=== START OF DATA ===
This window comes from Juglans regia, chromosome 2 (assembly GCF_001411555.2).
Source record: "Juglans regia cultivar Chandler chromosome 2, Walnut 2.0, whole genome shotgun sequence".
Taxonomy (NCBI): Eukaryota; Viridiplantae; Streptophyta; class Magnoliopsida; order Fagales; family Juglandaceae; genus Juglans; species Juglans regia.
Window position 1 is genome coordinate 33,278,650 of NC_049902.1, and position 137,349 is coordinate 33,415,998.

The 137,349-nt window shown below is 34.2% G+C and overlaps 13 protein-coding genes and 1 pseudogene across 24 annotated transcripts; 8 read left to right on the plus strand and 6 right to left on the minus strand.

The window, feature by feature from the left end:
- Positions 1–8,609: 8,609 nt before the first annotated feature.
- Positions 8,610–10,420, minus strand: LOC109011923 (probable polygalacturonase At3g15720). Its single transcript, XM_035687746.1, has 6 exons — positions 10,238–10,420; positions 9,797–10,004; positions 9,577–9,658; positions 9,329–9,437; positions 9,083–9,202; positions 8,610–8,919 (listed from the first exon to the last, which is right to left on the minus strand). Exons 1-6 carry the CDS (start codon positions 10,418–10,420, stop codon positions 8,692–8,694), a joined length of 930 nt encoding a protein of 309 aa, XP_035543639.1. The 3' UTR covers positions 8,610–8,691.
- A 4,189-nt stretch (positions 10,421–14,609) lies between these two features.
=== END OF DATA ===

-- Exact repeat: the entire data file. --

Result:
This window comes from Juglans regia, chromosome 2 (assembly GCF_001411555.2).
Source record: "Juglans regia cultivar Chandler chromosome 2, Walnut 2.0, whole genome shotgun sequence".
Taxonomy (NCBI): Eukaryota; Viridiplantae; Streptophyta; class Magnoliopsida; order Fagales; family Juglandaceae; genus Juglans; species Juglans regia.
Window position 1 is genome coordinate 33,278,650 of NC_049902.1, and position 137,349 is coordinate 33,415,998.

The 137,349-nt window shown below is 34.2% G+C and overlaps 13 protein-coding genes and 1 pseudogene across 24 annotated transcripts; 8 read left to right on the plus strand and 6 right to left on the minus strand.

The window, feature by feature from the left end:
- Positions 1–8,609: 8,609 nt before the first annotated feature.
- Positions 8,610–10,420, minus strand: LOC109011923 (probable polygalacturonase At3g15720). Its single transcript, XM_035687746.1, has 6 exons — positions 10,238–10,420; positions 9,797–10,004; positions 9,577–9,658; positions 9,329–9,437; positions 9,083–9,202; positions 8,610–8,919 (listed from the first exon to the last, which is right to left on the minus strand). Exons 1-6 carry the CDS (start codon positions 10,418–10,420, stop codon positions 8,692–8,694), a joined length of 930 nt encoding a protein of 309 aa, XP_035543639.1. The 3' UTR covers positions 8,610–8,691.
- A 4,189-nt stretch (positions 10,421–14,609) lies between these two features.